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The First Sunday in Lent                                                February 14, 2016

This Weekend's Readings (click each reading to view the passage)

Deuteronomy 26:1-11Psalm 91:1-2,9-16Romans 10:8b-13;  Luke 4:1-13
Pr. Steve's Sermon - Focusing on Thankfulness
Pr. Steve's Sermon - Focusing on Thankfulness

Children's Sermon - The Importance of Numbers
Children's Sermon - The Importance of Numbers
Fasting from Indifference - An Article from Time Magazine on Pope Francis

Pr. Christine's Ash Wed Sermon: Rend Your Hearts
Pr. Christine's Ash Wed Sermon: Rend Your Hearts

Ash Wed Choir Anthem: Make Us Turn to You
Ash Wed Choir Anthem: Make Us Turn to You

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Sermon Notes from Pastor Steve...

The season of Lent has always been intended to prepare us for the great celebration of Jesus' Resurrection at Easter. So in a sense, it's always supposed to be a time of joyful expectation. And yet, for many Christians over the centuries, Lent has often been seen as a real "downer" time in the church year! For many, it seems like Lent is a time when we're supposed to act like we enjoy suffering and pain and hardship. After all, some say, Jesus suffered for us, so we should suffer a little, too.
And so suffering, hardship and deprivation have become for many what Lent is all about. The story of Jesus' temptation in the wilderness, which we read on the first Sunday of Lent every year, is also read like this.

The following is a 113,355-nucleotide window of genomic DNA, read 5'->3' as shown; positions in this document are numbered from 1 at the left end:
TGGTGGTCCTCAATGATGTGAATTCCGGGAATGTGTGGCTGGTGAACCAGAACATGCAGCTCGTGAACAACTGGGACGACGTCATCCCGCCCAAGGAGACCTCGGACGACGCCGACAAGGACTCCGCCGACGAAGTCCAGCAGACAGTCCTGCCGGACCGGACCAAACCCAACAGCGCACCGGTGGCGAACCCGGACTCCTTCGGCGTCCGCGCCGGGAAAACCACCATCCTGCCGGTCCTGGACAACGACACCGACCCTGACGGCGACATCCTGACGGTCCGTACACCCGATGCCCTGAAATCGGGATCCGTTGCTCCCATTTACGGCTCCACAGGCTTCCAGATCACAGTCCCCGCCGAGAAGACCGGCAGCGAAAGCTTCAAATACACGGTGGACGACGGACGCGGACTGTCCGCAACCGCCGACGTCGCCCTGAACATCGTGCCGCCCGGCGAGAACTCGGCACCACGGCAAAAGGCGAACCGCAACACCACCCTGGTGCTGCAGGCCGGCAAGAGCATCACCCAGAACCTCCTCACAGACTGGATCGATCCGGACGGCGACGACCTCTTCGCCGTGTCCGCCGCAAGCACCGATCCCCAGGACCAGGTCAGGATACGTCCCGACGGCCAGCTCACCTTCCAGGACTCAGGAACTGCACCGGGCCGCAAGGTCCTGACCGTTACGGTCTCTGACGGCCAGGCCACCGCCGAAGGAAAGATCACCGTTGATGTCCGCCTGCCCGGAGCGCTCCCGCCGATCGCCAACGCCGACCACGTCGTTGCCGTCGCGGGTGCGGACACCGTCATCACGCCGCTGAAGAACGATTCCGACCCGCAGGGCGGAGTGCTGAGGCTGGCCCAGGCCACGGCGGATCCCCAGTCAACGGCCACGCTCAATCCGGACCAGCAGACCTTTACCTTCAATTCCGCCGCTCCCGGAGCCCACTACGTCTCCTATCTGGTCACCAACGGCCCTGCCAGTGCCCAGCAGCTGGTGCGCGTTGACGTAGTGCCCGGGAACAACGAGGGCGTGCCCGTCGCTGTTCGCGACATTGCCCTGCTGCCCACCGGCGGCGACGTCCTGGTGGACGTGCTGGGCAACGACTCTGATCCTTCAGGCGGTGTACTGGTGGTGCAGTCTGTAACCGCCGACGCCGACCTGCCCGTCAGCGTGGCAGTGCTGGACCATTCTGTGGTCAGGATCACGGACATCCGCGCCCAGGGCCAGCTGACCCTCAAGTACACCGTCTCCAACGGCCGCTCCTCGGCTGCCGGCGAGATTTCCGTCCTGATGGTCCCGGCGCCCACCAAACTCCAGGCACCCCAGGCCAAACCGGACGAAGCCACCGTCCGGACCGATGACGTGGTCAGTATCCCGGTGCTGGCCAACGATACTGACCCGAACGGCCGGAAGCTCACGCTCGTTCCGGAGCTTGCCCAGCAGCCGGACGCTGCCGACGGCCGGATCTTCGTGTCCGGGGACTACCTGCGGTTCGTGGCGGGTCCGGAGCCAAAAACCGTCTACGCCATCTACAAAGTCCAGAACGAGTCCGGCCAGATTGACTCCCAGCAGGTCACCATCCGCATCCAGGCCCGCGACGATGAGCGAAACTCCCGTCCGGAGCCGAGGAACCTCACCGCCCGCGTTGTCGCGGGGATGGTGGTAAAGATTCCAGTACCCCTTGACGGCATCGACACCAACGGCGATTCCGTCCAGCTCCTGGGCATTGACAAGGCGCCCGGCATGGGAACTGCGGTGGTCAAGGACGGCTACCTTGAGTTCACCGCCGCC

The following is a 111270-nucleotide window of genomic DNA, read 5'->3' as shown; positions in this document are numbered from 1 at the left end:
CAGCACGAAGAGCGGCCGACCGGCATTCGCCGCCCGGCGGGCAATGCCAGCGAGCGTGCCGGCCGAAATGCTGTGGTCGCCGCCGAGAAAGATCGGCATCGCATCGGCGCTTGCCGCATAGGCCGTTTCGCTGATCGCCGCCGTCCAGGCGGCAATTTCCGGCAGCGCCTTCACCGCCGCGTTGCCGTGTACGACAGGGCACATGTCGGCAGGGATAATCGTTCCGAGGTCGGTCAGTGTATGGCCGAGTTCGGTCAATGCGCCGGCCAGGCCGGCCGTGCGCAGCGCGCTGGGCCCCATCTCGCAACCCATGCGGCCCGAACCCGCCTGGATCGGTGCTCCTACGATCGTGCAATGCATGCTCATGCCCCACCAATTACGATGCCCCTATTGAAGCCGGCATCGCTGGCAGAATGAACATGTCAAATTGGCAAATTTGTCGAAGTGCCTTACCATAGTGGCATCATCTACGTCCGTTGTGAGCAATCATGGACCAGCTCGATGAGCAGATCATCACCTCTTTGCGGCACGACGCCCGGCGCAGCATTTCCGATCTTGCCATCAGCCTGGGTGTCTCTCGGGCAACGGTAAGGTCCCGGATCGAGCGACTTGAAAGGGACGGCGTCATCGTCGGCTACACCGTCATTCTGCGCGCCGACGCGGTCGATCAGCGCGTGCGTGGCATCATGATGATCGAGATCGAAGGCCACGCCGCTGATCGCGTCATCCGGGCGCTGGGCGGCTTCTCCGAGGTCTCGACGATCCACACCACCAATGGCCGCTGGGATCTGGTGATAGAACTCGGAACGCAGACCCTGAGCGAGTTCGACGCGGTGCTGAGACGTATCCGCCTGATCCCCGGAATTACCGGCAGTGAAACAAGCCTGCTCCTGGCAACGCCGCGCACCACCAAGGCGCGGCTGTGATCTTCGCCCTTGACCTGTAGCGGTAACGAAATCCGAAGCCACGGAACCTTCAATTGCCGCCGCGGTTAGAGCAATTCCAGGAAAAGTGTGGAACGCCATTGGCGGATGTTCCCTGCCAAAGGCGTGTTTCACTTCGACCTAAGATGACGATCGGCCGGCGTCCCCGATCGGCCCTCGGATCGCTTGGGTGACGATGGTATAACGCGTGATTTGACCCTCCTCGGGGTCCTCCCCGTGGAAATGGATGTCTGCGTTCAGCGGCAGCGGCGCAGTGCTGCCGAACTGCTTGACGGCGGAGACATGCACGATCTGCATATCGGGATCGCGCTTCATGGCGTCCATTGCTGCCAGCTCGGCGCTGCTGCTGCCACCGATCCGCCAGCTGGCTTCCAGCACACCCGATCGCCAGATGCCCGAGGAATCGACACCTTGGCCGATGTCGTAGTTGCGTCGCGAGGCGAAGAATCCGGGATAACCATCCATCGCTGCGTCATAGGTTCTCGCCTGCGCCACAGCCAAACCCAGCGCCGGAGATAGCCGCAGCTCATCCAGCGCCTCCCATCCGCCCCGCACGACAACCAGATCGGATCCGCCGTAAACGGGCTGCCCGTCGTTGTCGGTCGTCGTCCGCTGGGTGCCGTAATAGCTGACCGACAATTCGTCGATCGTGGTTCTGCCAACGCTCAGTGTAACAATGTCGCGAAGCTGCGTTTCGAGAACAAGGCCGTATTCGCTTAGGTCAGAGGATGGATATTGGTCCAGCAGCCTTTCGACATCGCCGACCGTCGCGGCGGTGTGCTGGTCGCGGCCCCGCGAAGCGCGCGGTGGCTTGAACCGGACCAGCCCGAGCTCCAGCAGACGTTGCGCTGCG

We hear about how Jesus was in the wilderness for 40 days, and yet resisted the devil's temptations to use his power for fame and comfort. And we figure that what made Jesus able to resist temptation was that Jesus was toughened up by his love and appreciation for:
  • Hardship and suffering... (after all, he willingly went into the wilderness where he knew things would be difficult...)
  • Giving things up... (most of us have difficulty giving up one favorite food, but Jesus gave up all food, and it's tough to top that in the "giving things up" department...)
  • Cutting himself off from the world and even other people... (so that somehow, perhaps he could focus on strengthening his willpower...)
Yet none of the versions of the temptation story tell us that Jesus enjoyed suffering, or being hungry, or being alone. None of them report that this is what all of his followers should try to do themselves. And they don't even tell us that Jesus went looking for a fight with the devil - it just ended up happening because the devil figured Jesus was in a particularly weak and vulnerable point in his life.
So what made it possible for Jesus to resist the devil and stay focused on God's will for his life? Was it really the fact that he was fasting and suffering and all alone, or was it something else?
For some reason this year, I noticed that the first reading for today is the same first reading we have on Thanksgiving. It's the commandment in Deuteronomy to remember to give thanks each year at harvest time for the bounty of the land and the fact that you're no longer a slave in Egypt. One of the interesting things about that passage is that the people are to give thanks no matter what - whether the year has been great or whether the year has been lousy. No matter how life is going at the moment, they're called to maintain an attitude of thankfulness for what they have, instead of being angry or upset about what they don't have or think they ought to have.
So that got me to thinking: maybe we've been reading the temptation story all wrong. Maybe we've become so hung up on the suffering and deprivation and loneliness of Jesus, that we think that's what it's all about.